Thursday, May 24, 2012

Year of the Nephew: Sir Oliver

My nephew, the king of puzzle solvers. Here's a lateral thinking puzzle for you:
Happy Birthday, Thirteen!

A man walks into a bar, and asks the bartender for a drink of water. The bartender pulls out a gun, points it at the man, and cocks it. The man says "Thank you" and leaves. What happened?
  1. Question: Could the bartender hear him? Answer: Yes
  2. Question: Was the bartender angry for some reason? A: No
  3. Question: Was the gun a water pistol? A: No
  4. Question: Did they know each other from before? A: No (or: "irrelevant" since either way it does not affect the outcome)
  5. Question: Was the man's "Thank you" sarcastic? A: No (or with a small hint: "No, he was genuinely grateful for some reason")
  6. Question: Did the man ask for water in an offensive way? A: No
  7. Question: Did the man ask for water in some strange way? A: Yes

Conclusion: the man had the hiccups, and his reason for requesting a drink of water was not to quench his thirst but to cure his hiccups. The bartender realized this and chose instead to cure the hiccups by frightening the man with the gun. Once the man realized that his hiccups were gone, he no longer needed a drink of water, gratefully thanked the bartender, and left.
You probably already figured it out at about question number 2, didn't you?
Here's a puzzle I have been working on for 13 years; maybe you could help me figure it out.
How can one person generate such light around him that it transcends fear, transcends doubt, transcends distance? How can one person make the world seem like a better place, a place of hope, just by being himself?
You were born in Regina on the Monday of the May long weekend. We were all having a barbeque on the lawn at your cousin Matt's home when we got the phone call. Another boy? I must admit groaning to myself. However, plans were made to go to Regina and visit the newest addition to the nephews.
I remember the first time I saw you. Your eyes threatened to swallow up your face. They were so enormous and so blue and, even at just a few weeks old, they seemed to be trying to look into mine and tell me something. I firmly believe that's when we had our first conversation. No words, just eye to eye. I felt like you could read my mind and that I could catch a glimpse into yours.
One of the first actual word conversations I can recall our having was when I was visiting you in Regina and your Mom, Elliot, you and I were out shopping somewhere. You were with me, sitting in the front of a shopping cart, chattering about something or other and I was looking down into your eyes. The blue in your eyes was changing to almost a golden colour now, but flecks of the sky still lingered, adding magic and wonder to everything you gazed at. As you talked away you looked down and your incredible eyelashes swept the curve of your little-boy cheeks.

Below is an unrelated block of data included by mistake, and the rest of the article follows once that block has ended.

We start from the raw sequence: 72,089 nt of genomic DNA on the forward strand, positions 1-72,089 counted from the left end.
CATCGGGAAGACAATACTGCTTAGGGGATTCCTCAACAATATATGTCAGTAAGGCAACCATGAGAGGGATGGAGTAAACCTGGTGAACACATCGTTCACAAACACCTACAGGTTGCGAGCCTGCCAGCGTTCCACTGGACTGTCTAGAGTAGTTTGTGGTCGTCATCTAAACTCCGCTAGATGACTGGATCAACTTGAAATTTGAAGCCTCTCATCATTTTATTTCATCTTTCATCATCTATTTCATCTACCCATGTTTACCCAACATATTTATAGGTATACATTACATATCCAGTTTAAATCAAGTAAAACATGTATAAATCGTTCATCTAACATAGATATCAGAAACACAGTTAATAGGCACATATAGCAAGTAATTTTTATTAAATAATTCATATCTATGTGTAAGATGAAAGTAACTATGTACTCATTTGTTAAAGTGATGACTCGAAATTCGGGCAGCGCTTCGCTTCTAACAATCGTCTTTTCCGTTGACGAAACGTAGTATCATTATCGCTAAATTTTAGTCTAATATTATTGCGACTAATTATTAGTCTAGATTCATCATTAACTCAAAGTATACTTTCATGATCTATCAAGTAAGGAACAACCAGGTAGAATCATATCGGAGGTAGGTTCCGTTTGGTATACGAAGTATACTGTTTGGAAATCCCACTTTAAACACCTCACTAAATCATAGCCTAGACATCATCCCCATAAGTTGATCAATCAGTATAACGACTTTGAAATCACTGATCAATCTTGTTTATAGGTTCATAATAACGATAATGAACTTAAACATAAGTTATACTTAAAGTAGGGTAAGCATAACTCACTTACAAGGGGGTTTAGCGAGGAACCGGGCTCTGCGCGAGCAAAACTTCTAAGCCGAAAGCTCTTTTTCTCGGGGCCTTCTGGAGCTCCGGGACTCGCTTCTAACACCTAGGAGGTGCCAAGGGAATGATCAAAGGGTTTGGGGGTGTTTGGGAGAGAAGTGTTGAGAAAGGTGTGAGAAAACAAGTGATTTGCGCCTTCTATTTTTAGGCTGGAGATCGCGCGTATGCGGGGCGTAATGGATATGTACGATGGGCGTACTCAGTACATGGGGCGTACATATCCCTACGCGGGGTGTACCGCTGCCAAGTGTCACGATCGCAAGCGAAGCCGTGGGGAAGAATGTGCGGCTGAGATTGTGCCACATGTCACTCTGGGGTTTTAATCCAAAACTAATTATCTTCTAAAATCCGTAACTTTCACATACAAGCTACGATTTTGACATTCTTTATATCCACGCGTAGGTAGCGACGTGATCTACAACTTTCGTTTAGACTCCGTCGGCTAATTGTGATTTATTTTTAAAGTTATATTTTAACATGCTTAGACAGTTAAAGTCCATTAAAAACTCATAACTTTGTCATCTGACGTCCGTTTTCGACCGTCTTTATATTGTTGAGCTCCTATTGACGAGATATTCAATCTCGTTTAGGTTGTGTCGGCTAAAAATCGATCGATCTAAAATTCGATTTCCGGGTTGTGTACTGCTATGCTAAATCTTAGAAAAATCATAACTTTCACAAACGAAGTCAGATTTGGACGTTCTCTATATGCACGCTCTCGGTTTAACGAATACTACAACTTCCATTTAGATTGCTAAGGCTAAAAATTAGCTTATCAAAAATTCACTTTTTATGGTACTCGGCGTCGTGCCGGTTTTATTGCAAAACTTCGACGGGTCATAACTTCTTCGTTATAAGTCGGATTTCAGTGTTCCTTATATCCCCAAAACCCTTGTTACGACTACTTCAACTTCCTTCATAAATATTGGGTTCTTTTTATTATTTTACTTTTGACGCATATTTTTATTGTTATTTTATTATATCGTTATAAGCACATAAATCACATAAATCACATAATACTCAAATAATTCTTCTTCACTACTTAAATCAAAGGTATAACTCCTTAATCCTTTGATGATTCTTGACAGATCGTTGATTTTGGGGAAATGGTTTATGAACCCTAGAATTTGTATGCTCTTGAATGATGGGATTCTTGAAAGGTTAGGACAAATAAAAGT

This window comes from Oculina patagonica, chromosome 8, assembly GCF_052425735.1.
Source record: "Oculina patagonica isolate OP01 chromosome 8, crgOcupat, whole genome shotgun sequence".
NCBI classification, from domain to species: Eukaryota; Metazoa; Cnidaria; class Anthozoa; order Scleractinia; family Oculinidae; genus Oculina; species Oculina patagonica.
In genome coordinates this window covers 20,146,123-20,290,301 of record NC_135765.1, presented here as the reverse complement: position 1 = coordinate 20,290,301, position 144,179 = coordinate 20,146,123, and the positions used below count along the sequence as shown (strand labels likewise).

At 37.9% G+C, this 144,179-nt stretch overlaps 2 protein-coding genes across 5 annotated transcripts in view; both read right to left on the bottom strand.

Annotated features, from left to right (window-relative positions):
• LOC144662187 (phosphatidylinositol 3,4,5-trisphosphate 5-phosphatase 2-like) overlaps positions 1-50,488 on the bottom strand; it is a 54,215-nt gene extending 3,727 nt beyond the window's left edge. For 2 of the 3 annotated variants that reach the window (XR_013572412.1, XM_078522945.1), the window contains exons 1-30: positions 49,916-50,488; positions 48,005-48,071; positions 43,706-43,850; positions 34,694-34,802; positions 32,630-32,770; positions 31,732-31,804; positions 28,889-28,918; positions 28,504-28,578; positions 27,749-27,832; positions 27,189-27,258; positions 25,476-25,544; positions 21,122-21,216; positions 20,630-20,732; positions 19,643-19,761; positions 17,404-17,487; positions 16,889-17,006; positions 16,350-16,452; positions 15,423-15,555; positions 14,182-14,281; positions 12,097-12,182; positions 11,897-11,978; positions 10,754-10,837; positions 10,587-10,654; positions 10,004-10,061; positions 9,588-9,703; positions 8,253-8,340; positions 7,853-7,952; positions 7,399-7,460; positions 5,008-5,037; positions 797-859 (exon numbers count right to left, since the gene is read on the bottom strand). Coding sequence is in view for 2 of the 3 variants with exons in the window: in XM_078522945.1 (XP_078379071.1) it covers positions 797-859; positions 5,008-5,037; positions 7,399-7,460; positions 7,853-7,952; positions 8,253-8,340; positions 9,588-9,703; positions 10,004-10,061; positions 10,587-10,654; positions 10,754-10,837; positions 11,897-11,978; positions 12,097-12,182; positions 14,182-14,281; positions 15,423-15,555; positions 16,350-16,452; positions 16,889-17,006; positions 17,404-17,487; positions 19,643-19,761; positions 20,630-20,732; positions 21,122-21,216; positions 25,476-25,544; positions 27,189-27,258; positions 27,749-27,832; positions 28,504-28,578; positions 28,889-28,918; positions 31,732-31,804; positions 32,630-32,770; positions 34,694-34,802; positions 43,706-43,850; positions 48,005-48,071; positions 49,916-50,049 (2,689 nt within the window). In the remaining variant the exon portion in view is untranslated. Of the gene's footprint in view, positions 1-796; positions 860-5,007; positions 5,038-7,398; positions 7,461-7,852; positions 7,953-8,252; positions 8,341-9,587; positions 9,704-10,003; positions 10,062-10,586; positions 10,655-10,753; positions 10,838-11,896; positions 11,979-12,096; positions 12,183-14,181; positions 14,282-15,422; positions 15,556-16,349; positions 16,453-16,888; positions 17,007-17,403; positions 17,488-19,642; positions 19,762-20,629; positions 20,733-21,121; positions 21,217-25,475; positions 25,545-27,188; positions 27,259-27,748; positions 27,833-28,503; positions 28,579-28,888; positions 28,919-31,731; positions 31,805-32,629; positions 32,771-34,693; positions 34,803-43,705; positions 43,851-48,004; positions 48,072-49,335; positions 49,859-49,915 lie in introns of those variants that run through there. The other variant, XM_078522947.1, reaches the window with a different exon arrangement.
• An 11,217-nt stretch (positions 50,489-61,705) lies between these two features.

"Oliver, where did you get your eyelashes from?!" I exclaimed.
"From ThuperThtore," you immediately responded, tilting your face up toward me, smiling like only you could, no guile in your eyes.
As you grew older your eyes took in everything around you. You could somehow see the safest place to cross a road, the best angle to throw a ball, the shortest line, the most perfect bouquet of flowers.
Your eyes started to speak for themselves too. They reflected your intelligence, your logic, your quick wit, your ability to think on your feet.
You excelled at whatever it was you set your sights on. Sports, music, acting, reading, schoolwork - you shone brighter than your peers.
And yet you were so good natured, so witty, so entertaining, so enjoyable to be around. Even when you were pouting you could make it seem charming.

Right from when you were a toddler, your eyes have seen more than just what was on the surface. As you grew older, your eyes discerned not just the good versus the bad, but the better versus the best. 
You were quick to notice when a friend needed a little more support, a little more gentleness, a little more love. You were able to deflect awkward situations masterfully with just a few well-chosen words delivered with your subtle brand of humour.
You were the one who named your, Elliot's and my time together every other month. From when you were quite small we had started to go on "dates:" every other month I would take you to Chapters for a book and a hot chocolate and a chat. But when you were eight, just five years ago, we were in the car driving to our date when you said, "I can't go on any more dates with you." 
"Why not?" I asked, dismayed.
"Because you can't marry your aunt!" you burst out with some anguish. It seems that you had told one of your friends that you were going on a date with me and that is what he told you in response.
"What about if we called it something else? Could you go then?"